Should you notice I’m a woman? Should I care?

So, following on from my observations of being an outsider at FOSDEM because I’m not an open source developer, I do have another story to tell where my female-ness is actually relevant.

I’m going to give specifics, but it’s not to name and shame or anything like that, it’s just that anonymising it will probably erase some of the subtleties.  But I’m not telling this to make anyone feel bad, because this is not an oh-poor-me story, this is just the way it goes sometimes and I want to share what it feels like.

At JFokus (a conference I really enjoyed, where I got a chance to spend time with some awesome people) I was on a panel (well, game-show really) about static vs dynamic languages.  Not unusually, I was the only woman on the panel.  Also not unusually, one of the reasons I agreed to take part is to do my bit in demonstrating that women have technical knowledge too (in my opinion, it’s important where possible to avoid a stage full of white men of a particular age, and I’m in a position to be able to do something about that).  And, as per usual, I was a bit nervous about this in case the only woman on the panel also turned out to look stupid, but hey, looking stupid is one of the risks of this job.

During the session, my gender was mentioned twice - once with “ladies first”, and once to specifically point out that our static-languages team was somehow superior because we had both genders represented (well of course we’re better, I’m on the team). Note that neither of these was derogatory at all - both were, in fact, positive towards me, and I wasn’t troubled or offended by them. I’m used to people noticing and commenting on my gender.  I got used to it in the same way you get used to your commute to work, or dealing with merge conflicts - it’s something you do, it’s not always comfortable, but it’s no one’s fault and they’re not out to get you.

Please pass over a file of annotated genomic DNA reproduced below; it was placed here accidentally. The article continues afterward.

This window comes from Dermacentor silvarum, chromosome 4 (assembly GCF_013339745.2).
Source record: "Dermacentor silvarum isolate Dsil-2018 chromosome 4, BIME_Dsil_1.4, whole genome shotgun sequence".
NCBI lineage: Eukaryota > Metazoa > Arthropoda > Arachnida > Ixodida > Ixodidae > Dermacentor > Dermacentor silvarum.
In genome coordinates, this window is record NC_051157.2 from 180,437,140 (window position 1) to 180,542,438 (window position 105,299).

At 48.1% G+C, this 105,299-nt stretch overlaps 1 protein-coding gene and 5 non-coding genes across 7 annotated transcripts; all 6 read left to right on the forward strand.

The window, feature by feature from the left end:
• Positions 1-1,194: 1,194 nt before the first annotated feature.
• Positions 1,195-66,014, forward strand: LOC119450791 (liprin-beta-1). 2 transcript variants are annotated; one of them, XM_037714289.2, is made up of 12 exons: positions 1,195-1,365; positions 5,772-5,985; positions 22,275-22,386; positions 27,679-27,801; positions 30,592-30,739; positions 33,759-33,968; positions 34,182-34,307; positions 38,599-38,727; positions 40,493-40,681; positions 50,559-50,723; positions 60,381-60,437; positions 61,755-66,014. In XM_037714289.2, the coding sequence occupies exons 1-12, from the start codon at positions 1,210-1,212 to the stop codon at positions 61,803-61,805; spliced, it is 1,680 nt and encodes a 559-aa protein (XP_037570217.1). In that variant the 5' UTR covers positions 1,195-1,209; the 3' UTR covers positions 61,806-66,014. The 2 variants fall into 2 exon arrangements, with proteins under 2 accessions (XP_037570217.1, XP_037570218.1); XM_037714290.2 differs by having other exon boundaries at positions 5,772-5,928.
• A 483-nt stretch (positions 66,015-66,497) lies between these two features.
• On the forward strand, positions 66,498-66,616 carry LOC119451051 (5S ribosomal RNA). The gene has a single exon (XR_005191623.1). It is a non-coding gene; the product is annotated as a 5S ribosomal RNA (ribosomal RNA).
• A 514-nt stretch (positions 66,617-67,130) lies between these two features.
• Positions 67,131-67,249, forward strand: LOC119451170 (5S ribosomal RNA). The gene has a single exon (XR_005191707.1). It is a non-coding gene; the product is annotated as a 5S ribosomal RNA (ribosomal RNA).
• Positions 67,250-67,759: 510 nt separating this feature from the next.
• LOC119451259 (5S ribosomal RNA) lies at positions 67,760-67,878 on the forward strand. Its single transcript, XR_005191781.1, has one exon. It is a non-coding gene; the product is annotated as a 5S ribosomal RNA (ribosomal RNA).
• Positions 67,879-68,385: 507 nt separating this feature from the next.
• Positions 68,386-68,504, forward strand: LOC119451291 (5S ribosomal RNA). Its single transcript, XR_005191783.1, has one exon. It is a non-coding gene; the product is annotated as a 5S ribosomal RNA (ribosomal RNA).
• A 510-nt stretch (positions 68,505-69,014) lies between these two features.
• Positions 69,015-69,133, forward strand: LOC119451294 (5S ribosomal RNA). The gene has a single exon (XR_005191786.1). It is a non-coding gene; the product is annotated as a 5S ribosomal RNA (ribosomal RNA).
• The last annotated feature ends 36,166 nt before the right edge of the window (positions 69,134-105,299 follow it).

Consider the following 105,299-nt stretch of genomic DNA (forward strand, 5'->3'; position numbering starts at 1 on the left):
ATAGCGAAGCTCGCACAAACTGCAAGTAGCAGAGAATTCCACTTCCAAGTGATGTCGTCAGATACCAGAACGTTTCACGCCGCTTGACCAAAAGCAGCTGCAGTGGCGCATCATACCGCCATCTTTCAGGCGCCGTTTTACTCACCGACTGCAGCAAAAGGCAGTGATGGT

I didn’t really process how the gender-mentions made me feel until after, at which point I was drained from giving yet another new talk that day, as well as the surprisingly physical panel discussion. But afterwards, when I was back in my hotel room packing for yet another plane journey, I was thinking “is it normal?".  Was it inevitable that someone was going to notice/point out that I’m female?

Was it down to my choice of clothing?  I debated long and hard with myself about wearing what was definitely a ridiculously short skirt for a session like that, but in the end I decided I didn’t want to wear jeans like everyone else, and wearing tiny skirts is something I find fun. But I did think I’d be behind a table and it wouldn’t be too obvious.  Should I worry that much about what I wear?  I used to plan what to wear for work, I used to love dressing up for going out with friends, so over-thinking my clothes for a conference is part of who I am.

And one of the reasons to wear the skirt is because I’ve found myself wearing jeans and t-shirts more than ever.  I think the combination of travelling a lot (I hate packing, so packing a couple of pairs of jeans and a bunch of t-shirts makes life easy) and being part of a tech company where that’s basically our uniform has lead to extreme laziness in my clothing choices, and I want to change that.  Who wants to look like everyone else?  Not me.